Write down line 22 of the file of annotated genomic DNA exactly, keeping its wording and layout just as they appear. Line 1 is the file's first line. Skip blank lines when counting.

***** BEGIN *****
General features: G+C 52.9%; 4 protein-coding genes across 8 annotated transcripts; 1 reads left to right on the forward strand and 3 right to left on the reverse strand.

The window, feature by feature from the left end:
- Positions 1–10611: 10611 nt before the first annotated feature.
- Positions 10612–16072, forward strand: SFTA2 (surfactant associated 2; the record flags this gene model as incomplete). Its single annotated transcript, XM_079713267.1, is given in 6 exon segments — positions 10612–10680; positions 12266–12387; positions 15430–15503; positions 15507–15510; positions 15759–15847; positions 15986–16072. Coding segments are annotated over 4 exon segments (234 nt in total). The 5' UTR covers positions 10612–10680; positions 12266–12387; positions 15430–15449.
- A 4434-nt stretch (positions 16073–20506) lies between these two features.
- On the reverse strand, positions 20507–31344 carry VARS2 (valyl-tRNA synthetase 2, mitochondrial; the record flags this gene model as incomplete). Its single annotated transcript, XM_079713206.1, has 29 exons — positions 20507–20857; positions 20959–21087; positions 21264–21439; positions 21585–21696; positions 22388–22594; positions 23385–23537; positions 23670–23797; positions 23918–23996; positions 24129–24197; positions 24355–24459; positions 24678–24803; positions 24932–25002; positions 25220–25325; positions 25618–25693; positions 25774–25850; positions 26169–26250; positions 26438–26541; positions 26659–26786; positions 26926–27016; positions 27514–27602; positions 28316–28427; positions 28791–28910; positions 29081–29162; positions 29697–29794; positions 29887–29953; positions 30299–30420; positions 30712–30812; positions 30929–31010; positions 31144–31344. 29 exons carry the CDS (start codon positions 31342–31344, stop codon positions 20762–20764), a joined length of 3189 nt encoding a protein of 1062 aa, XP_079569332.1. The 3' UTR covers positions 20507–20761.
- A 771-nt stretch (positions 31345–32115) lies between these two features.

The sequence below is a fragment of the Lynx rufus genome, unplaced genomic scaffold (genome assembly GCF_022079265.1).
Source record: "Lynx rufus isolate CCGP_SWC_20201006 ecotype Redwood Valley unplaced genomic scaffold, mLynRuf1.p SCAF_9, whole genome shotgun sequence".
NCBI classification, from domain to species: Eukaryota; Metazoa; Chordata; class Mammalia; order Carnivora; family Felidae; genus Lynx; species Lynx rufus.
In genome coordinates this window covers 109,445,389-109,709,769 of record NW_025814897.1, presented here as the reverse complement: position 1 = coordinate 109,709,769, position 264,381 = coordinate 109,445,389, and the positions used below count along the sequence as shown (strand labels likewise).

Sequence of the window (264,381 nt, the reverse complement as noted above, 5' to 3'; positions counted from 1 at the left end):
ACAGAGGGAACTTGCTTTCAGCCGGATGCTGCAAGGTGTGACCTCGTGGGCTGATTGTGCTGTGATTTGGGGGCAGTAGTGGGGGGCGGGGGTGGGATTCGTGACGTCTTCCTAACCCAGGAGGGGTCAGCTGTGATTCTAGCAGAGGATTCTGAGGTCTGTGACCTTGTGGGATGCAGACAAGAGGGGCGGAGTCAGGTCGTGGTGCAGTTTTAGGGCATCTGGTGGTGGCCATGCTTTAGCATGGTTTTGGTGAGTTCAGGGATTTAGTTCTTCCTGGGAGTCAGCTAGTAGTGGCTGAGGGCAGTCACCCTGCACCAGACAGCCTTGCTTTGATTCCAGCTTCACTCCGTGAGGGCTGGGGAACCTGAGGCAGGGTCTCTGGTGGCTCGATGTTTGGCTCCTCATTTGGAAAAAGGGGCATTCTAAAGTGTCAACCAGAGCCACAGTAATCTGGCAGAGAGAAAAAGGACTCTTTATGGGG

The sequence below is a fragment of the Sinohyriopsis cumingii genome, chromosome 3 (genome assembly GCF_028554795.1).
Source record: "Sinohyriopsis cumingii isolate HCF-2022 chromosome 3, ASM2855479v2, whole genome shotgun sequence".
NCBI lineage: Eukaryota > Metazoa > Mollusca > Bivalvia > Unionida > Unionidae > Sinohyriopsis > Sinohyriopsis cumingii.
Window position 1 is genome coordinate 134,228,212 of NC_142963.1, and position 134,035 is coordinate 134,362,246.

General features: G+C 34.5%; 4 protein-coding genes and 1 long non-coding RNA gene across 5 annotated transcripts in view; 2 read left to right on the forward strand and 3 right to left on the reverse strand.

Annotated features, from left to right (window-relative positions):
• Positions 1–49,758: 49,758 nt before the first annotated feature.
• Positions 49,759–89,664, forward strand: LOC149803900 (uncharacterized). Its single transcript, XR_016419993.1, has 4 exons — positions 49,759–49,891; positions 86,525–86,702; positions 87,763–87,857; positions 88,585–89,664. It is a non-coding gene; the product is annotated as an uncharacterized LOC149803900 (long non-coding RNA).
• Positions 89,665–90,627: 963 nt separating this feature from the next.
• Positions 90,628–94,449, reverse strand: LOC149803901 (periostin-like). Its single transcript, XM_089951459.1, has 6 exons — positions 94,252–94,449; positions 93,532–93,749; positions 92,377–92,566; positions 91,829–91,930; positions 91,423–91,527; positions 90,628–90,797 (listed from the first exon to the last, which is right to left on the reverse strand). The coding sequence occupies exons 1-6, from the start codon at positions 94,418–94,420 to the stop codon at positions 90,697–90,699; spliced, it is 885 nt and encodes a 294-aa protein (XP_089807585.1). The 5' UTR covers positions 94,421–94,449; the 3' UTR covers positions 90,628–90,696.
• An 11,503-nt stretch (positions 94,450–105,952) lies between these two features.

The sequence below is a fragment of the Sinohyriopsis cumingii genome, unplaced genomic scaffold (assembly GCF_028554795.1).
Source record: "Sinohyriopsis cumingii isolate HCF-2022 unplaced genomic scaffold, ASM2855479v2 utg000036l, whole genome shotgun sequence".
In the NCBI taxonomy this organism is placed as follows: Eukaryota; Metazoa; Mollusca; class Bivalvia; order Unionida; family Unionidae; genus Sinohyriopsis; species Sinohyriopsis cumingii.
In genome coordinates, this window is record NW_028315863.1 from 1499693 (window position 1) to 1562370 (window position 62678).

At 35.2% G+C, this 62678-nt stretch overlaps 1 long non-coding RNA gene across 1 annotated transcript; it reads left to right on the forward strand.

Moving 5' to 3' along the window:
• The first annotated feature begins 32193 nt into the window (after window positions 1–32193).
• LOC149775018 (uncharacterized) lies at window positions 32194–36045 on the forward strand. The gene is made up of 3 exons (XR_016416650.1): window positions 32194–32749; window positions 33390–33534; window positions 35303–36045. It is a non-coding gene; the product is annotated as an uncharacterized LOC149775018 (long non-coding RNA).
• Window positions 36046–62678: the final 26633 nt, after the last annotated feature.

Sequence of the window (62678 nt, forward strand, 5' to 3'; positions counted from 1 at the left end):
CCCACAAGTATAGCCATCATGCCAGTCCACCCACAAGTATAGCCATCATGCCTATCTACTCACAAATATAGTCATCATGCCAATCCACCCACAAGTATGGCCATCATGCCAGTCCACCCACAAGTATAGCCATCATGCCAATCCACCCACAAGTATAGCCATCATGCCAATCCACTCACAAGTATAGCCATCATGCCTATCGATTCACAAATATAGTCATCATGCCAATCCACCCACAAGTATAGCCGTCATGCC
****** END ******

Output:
• Positions 89,665–90,627: 963 nt separating this feature from the next.